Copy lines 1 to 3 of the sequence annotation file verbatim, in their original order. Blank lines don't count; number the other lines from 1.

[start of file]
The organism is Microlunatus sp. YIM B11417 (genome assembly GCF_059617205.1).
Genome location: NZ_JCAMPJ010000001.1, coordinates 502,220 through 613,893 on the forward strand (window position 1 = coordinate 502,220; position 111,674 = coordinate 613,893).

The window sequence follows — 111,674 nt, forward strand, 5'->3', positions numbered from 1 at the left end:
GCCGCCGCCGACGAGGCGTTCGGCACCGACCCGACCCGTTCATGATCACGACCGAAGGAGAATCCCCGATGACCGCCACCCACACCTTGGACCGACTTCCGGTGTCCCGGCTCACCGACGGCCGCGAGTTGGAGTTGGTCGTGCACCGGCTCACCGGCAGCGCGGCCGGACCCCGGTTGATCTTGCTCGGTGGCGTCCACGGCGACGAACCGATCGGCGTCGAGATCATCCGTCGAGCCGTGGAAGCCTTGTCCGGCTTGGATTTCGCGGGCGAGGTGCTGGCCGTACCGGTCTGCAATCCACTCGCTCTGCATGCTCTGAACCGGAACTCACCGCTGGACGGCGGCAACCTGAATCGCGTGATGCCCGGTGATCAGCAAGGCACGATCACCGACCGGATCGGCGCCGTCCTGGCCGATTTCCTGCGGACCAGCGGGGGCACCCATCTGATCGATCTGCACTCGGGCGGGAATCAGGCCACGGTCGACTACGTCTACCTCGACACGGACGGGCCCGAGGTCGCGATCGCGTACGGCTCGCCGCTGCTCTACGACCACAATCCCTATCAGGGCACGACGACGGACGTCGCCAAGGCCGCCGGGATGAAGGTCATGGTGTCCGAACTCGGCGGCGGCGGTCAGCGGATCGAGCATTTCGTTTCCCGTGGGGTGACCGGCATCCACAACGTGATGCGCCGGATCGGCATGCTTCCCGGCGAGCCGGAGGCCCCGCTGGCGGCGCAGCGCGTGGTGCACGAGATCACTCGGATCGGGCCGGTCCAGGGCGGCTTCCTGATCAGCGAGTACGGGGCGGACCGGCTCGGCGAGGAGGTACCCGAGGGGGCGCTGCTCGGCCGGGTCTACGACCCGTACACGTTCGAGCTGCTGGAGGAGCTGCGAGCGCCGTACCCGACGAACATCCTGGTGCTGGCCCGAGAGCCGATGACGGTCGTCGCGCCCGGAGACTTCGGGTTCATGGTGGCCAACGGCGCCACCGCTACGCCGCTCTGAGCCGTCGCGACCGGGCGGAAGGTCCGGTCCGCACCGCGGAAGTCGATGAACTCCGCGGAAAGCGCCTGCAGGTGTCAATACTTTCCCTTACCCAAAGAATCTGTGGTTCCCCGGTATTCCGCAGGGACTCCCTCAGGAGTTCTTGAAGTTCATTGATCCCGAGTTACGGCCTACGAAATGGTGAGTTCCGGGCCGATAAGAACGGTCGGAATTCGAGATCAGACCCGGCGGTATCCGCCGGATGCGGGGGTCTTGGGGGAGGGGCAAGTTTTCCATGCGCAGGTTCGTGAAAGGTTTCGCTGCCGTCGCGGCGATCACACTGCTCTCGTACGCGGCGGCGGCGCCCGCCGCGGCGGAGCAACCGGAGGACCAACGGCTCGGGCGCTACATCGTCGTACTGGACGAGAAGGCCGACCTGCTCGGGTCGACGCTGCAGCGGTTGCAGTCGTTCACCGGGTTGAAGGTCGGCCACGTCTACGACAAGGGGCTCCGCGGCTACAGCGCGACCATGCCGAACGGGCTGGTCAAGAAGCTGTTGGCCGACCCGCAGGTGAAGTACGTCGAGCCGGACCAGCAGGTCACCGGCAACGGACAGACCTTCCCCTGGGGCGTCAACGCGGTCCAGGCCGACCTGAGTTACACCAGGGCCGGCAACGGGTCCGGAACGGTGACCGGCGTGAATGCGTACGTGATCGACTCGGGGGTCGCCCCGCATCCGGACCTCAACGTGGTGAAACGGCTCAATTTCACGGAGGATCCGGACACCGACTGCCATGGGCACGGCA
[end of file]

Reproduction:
The organism is Microlunatus sp. YIM B11417 (genome assembly GCF_059617205.1).
Genome location: NZ_JCAMPJ010000001.1, coordinates 502,220 through 613,893 on the forward strand (window position 1 = coordinate 502,220; position 111,674 = coordinate 613,893).

The window sequence follows — 111,674 nt, forward strand, 5'->3', positions numbered from 1 at the left end: